The 3000 people who have registered for O’Reilly’s Web2.0 Expo 2007 are a sign that social media is more than just a “narcissystem,” as Chris Pirillo calls it. The precious few hours I spent there have convinced me that this is a trend that will reach the mainstream, even if the jury’s out on how and when.
Although very few people live as transparently and communally as Justin.tv with his 24/7 head cam, or Robert Scoble streaming live from his car on a Sunday drive to Merced, it’s clear to me that these early pioneers are showing us how we can effectively create virtual communities and develop relationships without actually meeting face to face. Fifty people watched Scoble drive to Merced, amusing themselves in a chat room the entire time.
And anything that can develop relationships and nurture them has a reason to succeed. “No man is an islande..” said John Donne, a metaphysical poet from the 17th century. (That’s for all you engineers).
I don’t even think social media has come close to reaching its true potential yet. People are blogging without knowing why they’re doing it, or posting their photos to Flickr or their videos on YouTube just because they CAN. But companies are also beginning to experiment with using these tools to accomplish business purposes. Social media will pass, like the telephone, from a curiosity to something we can’t remember living without.
For example, I saw a speed demo of Instructables last night. And while the demo consisted mainly of things kids made with K’nex and Legos and shared on the site –some pretty cool toy guns and land mines, if you appreciate war like most fourteen year old boys –when I went back to check out the site this morning I also found the instructions for making some interesting squid dishes. Quite frankly, I can see an application like this used to teach people to give themselves injections of blood thinners after surgery, or to practice yoga. Patient education, parenting education – there are many uses for an interactive set of instructions; everyone who has tried to put together a swing set or a doll house knows this.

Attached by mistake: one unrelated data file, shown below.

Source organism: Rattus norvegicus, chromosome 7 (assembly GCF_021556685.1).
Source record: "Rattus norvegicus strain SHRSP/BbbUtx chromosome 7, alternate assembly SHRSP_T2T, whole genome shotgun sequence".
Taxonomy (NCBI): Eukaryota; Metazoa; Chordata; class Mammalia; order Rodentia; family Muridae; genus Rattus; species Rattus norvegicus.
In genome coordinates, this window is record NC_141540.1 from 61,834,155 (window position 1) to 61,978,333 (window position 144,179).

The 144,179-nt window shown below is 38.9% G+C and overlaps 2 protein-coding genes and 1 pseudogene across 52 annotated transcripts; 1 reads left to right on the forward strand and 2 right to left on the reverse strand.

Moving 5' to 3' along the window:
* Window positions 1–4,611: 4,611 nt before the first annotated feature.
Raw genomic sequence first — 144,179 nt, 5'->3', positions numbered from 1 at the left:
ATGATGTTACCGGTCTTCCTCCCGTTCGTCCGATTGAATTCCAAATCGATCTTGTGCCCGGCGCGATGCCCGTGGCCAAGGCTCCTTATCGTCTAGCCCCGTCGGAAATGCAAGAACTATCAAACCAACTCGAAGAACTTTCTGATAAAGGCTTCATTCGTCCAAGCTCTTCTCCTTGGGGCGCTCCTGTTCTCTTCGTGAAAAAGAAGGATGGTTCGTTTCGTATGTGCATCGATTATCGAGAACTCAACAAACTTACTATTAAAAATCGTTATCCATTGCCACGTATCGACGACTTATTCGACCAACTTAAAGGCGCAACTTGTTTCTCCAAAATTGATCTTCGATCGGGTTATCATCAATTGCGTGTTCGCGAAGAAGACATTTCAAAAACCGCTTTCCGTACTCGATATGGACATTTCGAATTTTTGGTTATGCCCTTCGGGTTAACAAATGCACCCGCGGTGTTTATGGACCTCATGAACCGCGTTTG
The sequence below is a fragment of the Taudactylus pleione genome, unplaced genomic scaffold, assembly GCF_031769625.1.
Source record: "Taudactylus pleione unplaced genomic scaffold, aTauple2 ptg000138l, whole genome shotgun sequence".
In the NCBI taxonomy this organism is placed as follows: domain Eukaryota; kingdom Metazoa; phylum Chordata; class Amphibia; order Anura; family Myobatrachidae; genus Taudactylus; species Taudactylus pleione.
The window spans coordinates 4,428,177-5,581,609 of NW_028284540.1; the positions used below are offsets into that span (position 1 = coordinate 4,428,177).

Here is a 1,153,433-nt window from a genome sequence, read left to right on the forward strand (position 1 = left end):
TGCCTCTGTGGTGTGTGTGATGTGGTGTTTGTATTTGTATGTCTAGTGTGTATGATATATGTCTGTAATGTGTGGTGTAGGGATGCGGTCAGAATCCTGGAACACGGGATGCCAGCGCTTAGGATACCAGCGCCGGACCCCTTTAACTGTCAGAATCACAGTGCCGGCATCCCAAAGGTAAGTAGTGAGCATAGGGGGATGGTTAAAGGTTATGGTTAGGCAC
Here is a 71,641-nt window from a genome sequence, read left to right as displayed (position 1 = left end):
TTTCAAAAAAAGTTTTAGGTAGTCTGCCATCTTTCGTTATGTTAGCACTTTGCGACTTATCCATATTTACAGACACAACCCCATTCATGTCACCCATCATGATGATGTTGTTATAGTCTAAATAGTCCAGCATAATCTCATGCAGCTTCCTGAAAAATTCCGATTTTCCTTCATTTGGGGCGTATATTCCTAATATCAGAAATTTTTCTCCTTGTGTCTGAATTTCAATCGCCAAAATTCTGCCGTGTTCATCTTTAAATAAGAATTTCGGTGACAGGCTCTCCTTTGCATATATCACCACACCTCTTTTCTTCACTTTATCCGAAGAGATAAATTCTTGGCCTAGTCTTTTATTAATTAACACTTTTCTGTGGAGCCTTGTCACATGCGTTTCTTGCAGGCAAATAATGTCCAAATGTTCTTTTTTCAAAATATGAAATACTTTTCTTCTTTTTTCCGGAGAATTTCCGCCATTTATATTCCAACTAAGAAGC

In the life formerly known as my “First” life, I’m using Ning as a collaboration tool for a class I’m teaching in Networking and Public Relations for entrepreneurs at Grand Canyon University. Ning is a tool that helps you form social networks. Is it perfect? Absolutely not. But it took five minutes to get going, and it is a great place to post class assignments, discussions, and reading. The students use it to communicate with me in between classes. It’s ad hoc, it’s free, and it’s community. It’s less formal and more visual than online learning platforms, but it’s where these platforms need to go.
I also see the application of social media to non-profits, the communities they serve, and their donors. One of my current visions is to put the stories of domestic violence survivors I am working with on a site where they can meet their mentors and helpers – people who want to give money to a good cause and want to know where it is actually going. Remember how powerful those TV ads were about adopting a child in Africa? How much more powerful are they when they become interactive? Social Venture Partners has pioneered the idea of venture philanthropy, and it’s only a matter of time before it goes virtual: see what the youth after school program you invested in actually does – with the help of Google Video.
Right now, we’ve got the tools and technology confused with the purpose of social media, which is to give audiences and consumers voices and faces. We will soon be taking the tools for granted and just putting them to use.
Remember when there was no VCR? No cell phone? No Internet? No email? I do. I remember being an early adopter of each, when they seemed high tech and everybody said we didn’t need them and didn’t need to learn to use them. I even felt that way about television, when it came into my life in the ‘50s.
We can make friends, customers, and partners on the Internet now. We can make our voices heard about who we don’t want for President. We are more powerful as a democracy if we want to be. Bloggers influenced the last election. YouTube will influence the next.
Look what ZipRealty, Zillow and Trulia have done to the real estate industry. Listings, house values, and comparables are online. These were once the secrets of licensees. In Arizona, the state agency that licenses appraisers wants to stop Zillow from issuing its “zestimates” on Arizona homes. That will never happen, because buyers and sellers crave transparency. Realtors® and appraisers will have to adapt to this changing environment.
After all, if medical information’s readily available on the Internet, why shouldn’t real estate values be.